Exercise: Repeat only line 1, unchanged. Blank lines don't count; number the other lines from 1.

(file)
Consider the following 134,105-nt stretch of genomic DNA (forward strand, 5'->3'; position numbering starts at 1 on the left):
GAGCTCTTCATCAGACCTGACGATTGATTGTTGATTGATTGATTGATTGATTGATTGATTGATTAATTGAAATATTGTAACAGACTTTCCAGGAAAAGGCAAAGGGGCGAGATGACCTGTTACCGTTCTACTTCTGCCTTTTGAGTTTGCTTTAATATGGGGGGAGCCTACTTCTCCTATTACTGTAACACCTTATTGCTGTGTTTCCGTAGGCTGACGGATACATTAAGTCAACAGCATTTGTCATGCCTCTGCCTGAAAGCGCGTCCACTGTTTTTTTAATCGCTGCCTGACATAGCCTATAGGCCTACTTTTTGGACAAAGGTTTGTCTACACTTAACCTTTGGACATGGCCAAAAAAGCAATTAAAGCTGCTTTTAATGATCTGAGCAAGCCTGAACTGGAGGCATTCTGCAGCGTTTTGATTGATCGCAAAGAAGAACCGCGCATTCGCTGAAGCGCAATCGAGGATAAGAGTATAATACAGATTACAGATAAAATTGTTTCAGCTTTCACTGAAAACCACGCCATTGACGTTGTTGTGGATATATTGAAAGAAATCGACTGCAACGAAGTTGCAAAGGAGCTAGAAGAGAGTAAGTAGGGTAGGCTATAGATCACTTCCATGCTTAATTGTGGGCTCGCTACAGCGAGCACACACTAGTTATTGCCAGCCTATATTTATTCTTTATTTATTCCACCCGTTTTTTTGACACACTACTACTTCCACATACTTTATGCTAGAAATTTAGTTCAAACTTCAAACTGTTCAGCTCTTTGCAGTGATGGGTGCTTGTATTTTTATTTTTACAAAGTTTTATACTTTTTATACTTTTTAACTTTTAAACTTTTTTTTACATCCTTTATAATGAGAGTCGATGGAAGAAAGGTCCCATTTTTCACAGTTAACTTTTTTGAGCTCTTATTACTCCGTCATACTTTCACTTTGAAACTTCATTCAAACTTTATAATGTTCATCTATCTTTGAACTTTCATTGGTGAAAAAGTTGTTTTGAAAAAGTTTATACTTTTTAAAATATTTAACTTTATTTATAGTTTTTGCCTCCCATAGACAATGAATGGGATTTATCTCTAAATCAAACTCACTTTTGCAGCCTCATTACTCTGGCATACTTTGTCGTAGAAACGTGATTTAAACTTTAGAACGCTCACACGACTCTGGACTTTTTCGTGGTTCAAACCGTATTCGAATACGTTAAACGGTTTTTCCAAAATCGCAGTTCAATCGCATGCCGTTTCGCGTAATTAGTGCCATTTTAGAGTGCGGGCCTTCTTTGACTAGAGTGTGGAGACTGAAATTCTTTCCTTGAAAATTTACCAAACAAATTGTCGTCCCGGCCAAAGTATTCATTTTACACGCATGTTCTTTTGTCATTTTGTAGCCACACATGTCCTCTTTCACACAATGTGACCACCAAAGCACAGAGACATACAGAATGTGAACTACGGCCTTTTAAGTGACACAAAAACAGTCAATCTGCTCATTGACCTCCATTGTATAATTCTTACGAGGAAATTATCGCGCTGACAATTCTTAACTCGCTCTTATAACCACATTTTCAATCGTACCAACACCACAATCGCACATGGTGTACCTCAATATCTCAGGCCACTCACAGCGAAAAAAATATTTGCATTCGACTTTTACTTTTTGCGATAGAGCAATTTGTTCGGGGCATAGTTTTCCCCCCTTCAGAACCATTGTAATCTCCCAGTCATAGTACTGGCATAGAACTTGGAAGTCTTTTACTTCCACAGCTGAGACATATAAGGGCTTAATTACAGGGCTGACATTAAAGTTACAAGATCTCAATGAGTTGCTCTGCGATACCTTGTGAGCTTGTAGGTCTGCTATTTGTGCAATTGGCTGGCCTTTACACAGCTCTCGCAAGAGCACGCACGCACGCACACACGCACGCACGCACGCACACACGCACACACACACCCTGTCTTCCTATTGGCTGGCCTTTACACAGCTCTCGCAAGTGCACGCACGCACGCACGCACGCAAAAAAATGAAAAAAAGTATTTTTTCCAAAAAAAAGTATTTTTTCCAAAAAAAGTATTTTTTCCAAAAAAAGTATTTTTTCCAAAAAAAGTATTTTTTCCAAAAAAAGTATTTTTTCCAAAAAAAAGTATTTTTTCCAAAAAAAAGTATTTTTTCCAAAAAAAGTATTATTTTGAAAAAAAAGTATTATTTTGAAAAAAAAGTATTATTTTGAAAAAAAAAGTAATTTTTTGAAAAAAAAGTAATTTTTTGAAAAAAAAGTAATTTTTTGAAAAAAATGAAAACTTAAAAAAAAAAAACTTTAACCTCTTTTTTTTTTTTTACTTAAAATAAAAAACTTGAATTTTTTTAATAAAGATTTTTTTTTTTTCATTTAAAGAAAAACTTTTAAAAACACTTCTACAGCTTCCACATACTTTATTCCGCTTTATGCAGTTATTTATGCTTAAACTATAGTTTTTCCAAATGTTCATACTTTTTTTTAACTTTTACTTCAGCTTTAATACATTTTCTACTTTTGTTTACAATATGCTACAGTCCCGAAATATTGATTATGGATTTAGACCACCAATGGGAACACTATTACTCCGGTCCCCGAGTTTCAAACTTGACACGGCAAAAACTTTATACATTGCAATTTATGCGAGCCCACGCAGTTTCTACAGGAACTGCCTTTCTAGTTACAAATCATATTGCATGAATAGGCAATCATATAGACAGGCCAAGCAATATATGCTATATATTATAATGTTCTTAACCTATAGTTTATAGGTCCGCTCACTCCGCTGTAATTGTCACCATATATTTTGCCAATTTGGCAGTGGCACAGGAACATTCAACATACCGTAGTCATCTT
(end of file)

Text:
Consider the following 134,105-nt stretch of genomic DNA (forward strand, 5'->3'; position numbering starts at 1 on the left):